Spiritual and relationship expert, teacher, counselor, advisor, speaker, and writer James Gray Robinson

Kindly Adjust

Once upon a time, someone did something that really upset me. What they did hurt my feelings. It didn’t cause any physical damage, but my emotions were sorely bruised. That person never apologized or offered any explanation for their behavior, but only said: “kindly adjust”. That only served to push my buttons even harder and friends had to scrape me off of the ceiling. The ironic part to the story is that is some of the best advice I have ever been given.
I have a very attractive friend who seemed to be on a permanent diet. All she would eat for meals was a salad and a sheet of unleavened bread that closely resembled cardboard. One time I asked her how long she was going to be on her “cardboard diet” and she replied: “focus on your own path”. Rather than be upset over her comment, I realized that she was exactly right. Whatever one else is thinking or doing is none of my business. My business is what I am thinking or doing, and that is a full time job.
When I meditate on the words “kindly adjust”, those words go much deeper than a superficial “f*ck off”. The reality of the situation is that I was the one with expectations and I was the one who chose to be upset when my expectations were not met. I am reminded of a story I tell often about the Dalai Lama. A woman approached him at one of his lectures and complained that her family hated her and she was depressed. She asked the Dalai Lama what to do and he replied, “change your mind”. “Kindly adjust” is a similar suggestion, and for me it means that I have to change the way I think about people, places and things. When I think of those two words, “kindly adjust”, I actually laugh because I visualize some dot Indian guru wagging his head back and forth along with his index finger pointing at my heart.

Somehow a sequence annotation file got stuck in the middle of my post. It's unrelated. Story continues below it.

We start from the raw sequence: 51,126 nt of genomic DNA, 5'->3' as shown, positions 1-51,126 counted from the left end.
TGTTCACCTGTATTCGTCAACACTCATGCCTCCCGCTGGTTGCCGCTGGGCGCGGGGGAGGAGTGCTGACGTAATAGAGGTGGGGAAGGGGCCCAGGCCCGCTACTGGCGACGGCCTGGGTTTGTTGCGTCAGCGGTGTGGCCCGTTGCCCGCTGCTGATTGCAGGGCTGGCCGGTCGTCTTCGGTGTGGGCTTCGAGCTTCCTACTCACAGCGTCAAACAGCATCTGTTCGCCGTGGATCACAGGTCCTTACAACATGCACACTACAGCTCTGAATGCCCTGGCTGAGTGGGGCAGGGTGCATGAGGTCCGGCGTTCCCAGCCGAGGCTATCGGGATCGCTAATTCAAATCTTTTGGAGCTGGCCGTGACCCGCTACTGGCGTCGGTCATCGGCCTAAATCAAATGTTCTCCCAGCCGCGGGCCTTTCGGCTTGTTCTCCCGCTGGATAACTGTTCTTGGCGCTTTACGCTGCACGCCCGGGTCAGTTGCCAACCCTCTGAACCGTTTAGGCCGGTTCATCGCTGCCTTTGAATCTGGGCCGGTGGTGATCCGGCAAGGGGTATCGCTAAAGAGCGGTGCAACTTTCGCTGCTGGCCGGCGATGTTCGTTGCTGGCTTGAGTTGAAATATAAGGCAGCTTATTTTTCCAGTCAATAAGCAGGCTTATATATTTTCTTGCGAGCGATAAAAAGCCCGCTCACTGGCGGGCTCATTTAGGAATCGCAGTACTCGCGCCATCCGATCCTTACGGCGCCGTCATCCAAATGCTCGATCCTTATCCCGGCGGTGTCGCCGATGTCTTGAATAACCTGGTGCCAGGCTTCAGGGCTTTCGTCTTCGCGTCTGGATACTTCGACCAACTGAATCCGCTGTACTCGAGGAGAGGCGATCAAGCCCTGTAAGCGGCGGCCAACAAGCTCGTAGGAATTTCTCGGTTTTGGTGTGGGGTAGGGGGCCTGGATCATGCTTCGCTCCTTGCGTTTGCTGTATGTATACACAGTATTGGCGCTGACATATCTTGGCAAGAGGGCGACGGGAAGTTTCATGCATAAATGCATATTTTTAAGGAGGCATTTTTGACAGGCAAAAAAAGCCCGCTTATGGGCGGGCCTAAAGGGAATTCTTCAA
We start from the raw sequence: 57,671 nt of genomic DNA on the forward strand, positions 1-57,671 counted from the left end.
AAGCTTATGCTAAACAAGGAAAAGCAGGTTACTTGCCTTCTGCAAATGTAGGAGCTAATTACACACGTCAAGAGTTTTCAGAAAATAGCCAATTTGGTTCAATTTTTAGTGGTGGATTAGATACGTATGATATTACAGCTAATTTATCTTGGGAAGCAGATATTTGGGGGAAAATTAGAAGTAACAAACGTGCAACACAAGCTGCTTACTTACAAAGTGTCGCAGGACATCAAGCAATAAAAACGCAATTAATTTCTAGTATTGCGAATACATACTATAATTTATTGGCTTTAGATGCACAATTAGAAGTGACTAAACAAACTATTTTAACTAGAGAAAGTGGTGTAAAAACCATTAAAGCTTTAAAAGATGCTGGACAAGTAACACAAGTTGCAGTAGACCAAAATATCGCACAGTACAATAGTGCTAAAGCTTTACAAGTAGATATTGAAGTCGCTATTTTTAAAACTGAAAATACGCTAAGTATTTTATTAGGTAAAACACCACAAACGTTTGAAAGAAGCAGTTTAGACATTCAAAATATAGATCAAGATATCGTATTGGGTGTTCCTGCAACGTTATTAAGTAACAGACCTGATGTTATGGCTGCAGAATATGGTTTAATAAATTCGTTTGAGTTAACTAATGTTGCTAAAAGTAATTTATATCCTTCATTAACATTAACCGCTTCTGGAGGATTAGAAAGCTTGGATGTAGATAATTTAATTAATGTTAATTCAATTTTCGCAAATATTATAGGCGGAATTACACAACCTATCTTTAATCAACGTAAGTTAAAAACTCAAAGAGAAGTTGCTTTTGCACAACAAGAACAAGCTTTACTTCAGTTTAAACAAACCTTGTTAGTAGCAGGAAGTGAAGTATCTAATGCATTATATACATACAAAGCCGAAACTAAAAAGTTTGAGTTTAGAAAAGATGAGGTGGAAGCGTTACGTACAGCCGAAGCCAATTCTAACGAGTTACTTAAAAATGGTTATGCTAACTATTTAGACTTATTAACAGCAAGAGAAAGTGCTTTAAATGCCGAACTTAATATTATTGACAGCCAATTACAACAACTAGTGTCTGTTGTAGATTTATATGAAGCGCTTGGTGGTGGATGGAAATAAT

We often set ourselves up for failure and disappointment by creating unrealistic expectations and then being disappointed when they are not met. It is a lot simpler to not form the expectation in the first place. We expect people to live up to our standards, when our standards keep us miserable and suffering. By not having expectations, we will never be disappointed.
To bring this concept home, I recently had an unpleasant exchange with a webpage administrator who had deleted some of my posts claiming that the posts did not comply with the theme of the webpage. I asked for an explanation and was told that was none of my business. At first, I was angry but then the words popped into my head “kindly adjust”. I laughed and let go of the emotions that had been stirred in this exchange.
We are always confronted with people and events that violate our rules about how life should be and how people should act. It is far easier for us to adjust to those circumstances than to expect other people to live up to our rules and expectations. We don’t have to engage with people who lack manners or are unkind and we can adjust by simply refusing to engage with them. We don’t have to necessarily abandon our hope that people will be kind and considerate, but we can adjust how we react to people that don’t.
The last benefit of contemplating how we can adjust is to ask ourselves why are we upset in the first place. Usually it is because we don’t like some part of ourselves that the other person is mirroring for us so we can see it. Even if it is simply to commit to not being like the person that is before us, we have learned a valuable lesson from the exchange. We need to remember to coat our words with sugar, because some day we may have to eat them. So if you are having a difficult time with a person, situation or circumstance, simply keep repeating to yourself “kindly adjust”, “kindly adjust”, “kindly adjust”. After you have repeated this affirmation to yourself long enough, a solution to the conflict with present itself. Happy New Year!